Once you have decided that college is a goal, the next step is proper planning. You will need to make sure you are taking the correct classes that meet eligibility requirements for admission. Each college or university will have their own specific requirements, but the NCAA requirements are a good starting point. Check with your school guidance counselor to make sure you are on track.

  • Graduate from high school.
  • Complete these 16 core courses (A-G Requirements):
    • ✓ Four years/Eight semesters of English
    • ✓ Three years/Six semesters of math (Algebra I or higher)
    • ✓ Two years/Four semesters of Natural or Physical Science (including one year of lab science if offered by your high school)
    • ✓ One additional year/two semesters of English, math, or natural or physical science
    • ✓ Two years/four semesters of social science; and
    • ✓ Four years/eight semesters of extra core courses (from any category above, or foreign language, comparative religion or philosophy).
  • Earn a 2.000 grade-point average or better in your core courses. And,
  • Earn a combined SAT score of 820 or higher or an ACT sum score of 68 or higher.

What classes count for my core courses? Click here for video answer.

**Note: Many Four-Year Colleges have Additional Admissions Requirements**

REMINDER: Meeting a college’s academic requirement does not guarantee your admission into that college. You must apply for college admission, and meet all college deadlines and dates for the required paperwork.

  • College coaches who have a relationship with the admissions department and can offer “admission support” will often choose a player that is the better student first. Coaches do not look for students who possess athletics ability only.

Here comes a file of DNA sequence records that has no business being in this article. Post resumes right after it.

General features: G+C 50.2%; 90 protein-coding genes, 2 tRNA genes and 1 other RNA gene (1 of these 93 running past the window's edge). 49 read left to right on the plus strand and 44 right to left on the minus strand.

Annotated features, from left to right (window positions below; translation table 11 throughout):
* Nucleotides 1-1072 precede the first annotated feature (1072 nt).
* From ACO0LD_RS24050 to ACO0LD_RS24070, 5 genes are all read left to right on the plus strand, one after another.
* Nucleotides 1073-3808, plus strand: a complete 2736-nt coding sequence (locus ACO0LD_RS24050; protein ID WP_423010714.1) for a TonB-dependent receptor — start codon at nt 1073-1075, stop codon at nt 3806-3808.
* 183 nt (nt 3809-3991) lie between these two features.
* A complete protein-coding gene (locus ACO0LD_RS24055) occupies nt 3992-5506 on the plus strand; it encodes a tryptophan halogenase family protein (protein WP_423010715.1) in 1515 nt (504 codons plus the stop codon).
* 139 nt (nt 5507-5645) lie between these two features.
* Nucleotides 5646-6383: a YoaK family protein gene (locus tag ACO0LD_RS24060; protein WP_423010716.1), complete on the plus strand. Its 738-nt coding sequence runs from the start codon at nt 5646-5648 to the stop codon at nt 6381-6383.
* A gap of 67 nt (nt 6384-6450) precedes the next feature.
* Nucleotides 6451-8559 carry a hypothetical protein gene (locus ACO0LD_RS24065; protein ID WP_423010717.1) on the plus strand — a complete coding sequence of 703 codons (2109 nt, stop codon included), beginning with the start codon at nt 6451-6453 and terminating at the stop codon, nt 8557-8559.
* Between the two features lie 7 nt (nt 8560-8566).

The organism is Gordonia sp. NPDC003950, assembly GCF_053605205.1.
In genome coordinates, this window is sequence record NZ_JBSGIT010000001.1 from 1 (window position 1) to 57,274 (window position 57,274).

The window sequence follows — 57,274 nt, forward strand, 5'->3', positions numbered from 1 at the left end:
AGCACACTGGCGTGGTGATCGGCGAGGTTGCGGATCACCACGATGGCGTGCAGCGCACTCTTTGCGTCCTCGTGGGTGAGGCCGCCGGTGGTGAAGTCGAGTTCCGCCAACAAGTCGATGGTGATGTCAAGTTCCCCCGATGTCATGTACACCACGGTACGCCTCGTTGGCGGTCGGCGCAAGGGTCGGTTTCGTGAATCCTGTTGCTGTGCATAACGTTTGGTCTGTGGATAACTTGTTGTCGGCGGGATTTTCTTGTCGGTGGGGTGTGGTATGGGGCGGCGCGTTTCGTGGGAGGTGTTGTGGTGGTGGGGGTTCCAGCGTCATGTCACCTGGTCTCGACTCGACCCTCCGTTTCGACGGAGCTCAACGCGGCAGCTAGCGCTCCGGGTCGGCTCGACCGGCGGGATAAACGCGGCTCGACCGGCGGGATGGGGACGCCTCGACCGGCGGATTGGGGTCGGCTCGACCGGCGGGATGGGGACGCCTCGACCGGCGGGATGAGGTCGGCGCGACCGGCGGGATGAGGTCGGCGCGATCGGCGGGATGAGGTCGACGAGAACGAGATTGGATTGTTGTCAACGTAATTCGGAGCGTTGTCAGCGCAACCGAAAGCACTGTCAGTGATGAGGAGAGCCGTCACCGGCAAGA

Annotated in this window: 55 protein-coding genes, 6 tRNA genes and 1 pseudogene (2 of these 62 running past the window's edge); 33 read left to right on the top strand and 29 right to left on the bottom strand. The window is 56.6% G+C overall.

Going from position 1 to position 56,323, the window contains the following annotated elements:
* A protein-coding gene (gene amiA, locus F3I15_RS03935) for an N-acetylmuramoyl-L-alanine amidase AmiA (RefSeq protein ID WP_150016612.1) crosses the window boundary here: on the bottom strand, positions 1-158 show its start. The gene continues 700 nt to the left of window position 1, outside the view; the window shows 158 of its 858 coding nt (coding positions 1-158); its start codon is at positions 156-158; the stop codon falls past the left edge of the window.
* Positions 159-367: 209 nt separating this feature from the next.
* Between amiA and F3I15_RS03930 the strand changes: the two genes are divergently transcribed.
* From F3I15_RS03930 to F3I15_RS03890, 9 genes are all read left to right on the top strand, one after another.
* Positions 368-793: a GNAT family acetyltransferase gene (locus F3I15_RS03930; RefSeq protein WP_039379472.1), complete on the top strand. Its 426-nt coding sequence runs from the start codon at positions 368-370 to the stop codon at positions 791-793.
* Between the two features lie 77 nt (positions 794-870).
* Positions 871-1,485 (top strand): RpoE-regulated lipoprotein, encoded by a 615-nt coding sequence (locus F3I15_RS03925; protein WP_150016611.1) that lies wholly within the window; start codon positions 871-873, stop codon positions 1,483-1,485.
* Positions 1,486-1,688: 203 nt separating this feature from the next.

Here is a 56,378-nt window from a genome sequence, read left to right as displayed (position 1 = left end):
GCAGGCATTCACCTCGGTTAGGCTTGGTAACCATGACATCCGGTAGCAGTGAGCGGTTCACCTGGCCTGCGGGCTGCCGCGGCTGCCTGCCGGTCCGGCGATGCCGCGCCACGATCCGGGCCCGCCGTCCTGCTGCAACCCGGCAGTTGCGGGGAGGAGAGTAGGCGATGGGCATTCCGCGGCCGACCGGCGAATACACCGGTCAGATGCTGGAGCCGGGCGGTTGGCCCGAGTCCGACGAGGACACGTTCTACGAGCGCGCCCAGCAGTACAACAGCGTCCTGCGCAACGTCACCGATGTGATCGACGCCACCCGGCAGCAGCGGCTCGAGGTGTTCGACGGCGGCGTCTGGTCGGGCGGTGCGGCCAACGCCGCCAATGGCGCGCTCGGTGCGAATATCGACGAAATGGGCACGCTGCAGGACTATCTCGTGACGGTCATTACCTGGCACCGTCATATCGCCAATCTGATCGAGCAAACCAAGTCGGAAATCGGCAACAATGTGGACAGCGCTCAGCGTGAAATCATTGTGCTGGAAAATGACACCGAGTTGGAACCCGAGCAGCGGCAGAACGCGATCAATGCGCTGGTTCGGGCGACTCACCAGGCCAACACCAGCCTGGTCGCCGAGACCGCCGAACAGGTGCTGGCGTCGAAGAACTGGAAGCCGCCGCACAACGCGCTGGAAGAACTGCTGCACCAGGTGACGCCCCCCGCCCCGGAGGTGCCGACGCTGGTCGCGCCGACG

• The higher level academic universities require higher levels of academic success for admission. Start working early at being a good student.
  • You can potentially double the number of colleges you can attend and participate in rugby at by having at least a cumulative 3.5+ GPA.


More complete and specific answers to academic questions can be found either with your academic counselor or advisor.

  • Start planning now!
  • Meet with your counselor early in your freshman year to discuss your high school and college goals.
  • Work hard to get the best grades possible. Stay focused on your schoolwork.
  • Take challenging classes that will prepare you for college.
  • Investigate college requirements.
  • Take classes that match your high school’s list of college-approved coursework.
  • Take interest and skills assessments to help you think about possible career options.
  • Participate in meaningful extracurricular activities.
  • If you fall behind, do not take short cuts. Classes you take should be four-year college preparatory.
  • If you receive a less than satisfactory grade in a college-required course, there is time to repeat and improve your overall grade point average.
  • Register (early) to take the ACT, SAT or both.